1. Limited time only! Sign up for a free 30min personal tutor trial with Chegg Tutors
    Dismiss Notice
Dismiss Notice
Join Physics Forums Today!
The friendliest, high quality science and math community on the planet! Everyone who loves science is here!

Reduction or area deformation meaning?

  1. Sep 22, 2015 #1
    Hey there!

    While reading my mechanical design book, I had hard time to understand a particular paragraph if anyone could help. Attached to this post are two figures. 2-6 a and b. The first one is pretty simple to understand; the engineering normal stress strain curve accompanied with cold working. It is then given as follows in the book for the second picture

    " It is possible to construct a similar diagram as in Fig 2-6b where the abcissa is the area deformation and the ordinate is the applied load. The reduction in area corresponding to the load pf at fracture is defines as R= 1- (Af/A0) " ...

    My precise question is WHAT IS THE AREA DEFORMATION?? What is the units of it? What does the are under the graph present and how do we calculate the area deformation in the first place?

    Attached Files:

  2. jcsd
  3. Sep 22, 2015 #2


    User Avatar
    Gold Member

    If for example a stick is stretched, its length increases, which causes a reduction of its diameter (dependent on the material the ratio of increased length to decreased breadth is given by the poisson's ratio). This decrease of diameter means a decrease of the cross section area - the area is deformed (reduced when stretched and increased when compressed). As there is a fixed ratio (given by poisson's ratio) the strain ε and the decrease of the cross section area are interchangable. Now there is a "problem" with the definition of the stress in the σ,ε-diagram: The stress is always referred to the original cross section area A0. Otherwise the curve would have to incline in the point "u" instead of declining, due to the smaller cross section area, when stretched. I suppose the stress was exchanged for the load to avoid a technically wrong diagram (as the stress would always be referred to the deformed area and not the original one). Using the load P the curve's shape is the same as in a standard σ,ε-diagram.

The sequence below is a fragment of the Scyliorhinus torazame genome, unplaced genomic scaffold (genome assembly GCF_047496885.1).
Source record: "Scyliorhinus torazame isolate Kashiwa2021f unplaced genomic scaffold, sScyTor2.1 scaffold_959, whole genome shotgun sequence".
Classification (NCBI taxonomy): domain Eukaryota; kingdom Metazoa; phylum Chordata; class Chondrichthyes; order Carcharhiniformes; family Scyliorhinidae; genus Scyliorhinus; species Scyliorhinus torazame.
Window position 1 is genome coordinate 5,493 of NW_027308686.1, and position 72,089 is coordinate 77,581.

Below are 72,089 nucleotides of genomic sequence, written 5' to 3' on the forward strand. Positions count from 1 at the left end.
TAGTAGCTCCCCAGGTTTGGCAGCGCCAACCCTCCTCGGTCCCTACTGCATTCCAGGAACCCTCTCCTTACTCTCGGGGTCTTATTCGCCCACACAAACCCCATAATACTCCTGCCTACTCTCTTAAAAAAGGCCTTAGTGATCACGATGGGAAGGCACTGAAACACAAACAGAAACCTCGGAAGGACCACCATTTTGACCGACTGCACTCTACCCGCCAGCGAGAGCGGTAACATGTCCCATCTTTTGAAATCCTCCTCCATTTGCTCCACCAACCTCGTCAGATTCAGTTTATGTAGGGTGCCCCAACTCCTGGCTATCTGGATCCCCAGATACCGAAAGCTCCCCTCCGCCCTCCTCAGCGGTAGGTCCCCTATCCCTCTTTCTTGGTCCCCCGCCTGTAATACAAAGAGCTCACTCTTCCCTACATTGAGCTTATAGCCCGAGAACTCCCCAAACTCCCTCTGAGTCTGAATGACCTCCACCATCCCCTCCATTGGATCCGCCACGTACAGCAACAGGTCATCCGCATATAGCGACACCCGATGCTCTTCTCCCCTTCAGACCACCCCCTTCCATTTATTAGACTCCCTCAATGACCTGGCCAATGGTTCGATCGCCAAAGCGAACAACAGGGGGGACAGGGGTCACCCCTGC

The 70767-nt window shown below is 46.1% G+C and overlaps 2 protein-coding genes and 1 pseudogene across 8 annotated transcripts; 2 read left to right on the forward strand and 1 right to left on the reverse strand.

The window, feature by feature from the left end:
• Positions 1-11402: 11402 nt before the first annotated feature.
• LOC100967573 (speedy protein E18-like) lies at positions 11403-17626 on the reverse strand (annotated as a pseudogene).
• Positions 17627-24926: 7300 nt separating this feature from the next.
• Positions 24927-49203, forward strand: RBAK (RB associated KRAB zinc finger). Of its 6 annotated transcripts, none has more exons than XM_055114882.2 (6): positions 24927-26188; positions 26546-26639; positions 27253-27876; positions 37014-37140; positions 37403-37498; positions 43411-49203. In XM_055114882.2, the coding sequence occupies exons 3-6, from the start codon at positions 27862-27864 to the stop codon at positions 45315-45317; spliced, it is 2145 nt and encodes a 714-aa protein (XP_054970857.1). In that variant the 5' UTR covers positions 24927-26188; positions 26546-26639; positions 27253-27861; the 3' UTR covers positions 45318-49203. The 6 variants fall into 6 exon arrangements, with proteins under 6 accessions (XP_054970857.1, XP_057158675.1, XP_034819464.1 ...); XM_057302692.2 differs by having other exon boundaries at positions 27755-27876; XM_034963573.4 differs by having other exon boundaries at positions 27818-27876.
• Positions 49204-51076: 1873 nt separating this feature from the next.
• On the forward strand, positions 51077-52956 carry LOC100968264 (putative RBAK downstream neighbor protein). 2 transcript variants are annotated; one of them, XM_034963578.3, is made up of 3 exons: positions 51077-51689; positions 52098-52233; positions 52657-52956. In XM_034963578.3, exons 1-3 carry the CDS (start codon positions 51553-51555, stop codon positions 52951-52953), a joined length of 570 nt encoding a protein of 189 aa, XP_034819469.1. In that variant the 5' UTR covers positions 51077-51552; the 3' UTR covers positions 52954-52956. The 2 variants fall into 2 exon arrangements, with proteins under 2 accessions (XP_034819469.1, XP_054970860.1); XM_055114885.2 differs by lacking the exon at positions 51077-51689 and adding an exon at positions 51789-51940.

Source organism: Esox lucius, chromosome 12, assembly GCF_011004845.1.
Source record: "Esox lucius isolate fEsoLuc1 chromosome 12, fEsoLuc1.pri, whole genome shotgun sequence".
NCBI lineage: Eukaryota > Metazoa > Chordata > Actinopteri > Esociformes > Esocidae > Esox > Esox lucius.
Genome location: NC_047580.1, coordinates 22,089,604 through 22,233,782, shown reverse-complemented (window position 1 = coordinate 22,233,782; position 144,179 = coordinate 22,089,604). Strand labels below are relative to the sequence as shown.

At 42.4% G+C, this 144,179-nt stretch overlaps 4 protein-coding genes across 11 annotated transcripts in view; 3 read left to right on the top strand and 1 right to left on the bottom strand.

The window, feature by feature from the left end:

Last edited: Sep 22, 2015
  4. Sep 22, 2015 #3
    First of all, stockzahn, I thank you for your effort and time to look at my question and reply. I highly appreciate it. Moving to your reply, I get the first part until the sentence "now there is a problem...". I definitely understand that strain and area deformation are interchangeable due to volume consistency as well. The stress in the diagram is nominal; which is the engineering stress. That's why it is declining after the tensile strength. That's why it must be using the original A0 in calculations. Now, what I am still stuck at is what is the unit of area deformation and what does the are under the second graph show. Moreover, why load is in the ordinate? Why not stress for example? In addition, I assume the A0 is the largest but it seems not to be since it is at the beginning of the x axis... Thanks once more and thanks in advance to whoever spends some time here .
  5. Sep 22, 2015 #4


    User Avatar
    Gold Member

    I'm sorry for my last post: I didn't answer your questions, I only wrote some of my thoughts. Reason for that is, that I'm not used to this kind of diagram, I tried to give some basic information, but I also only can try to find it out.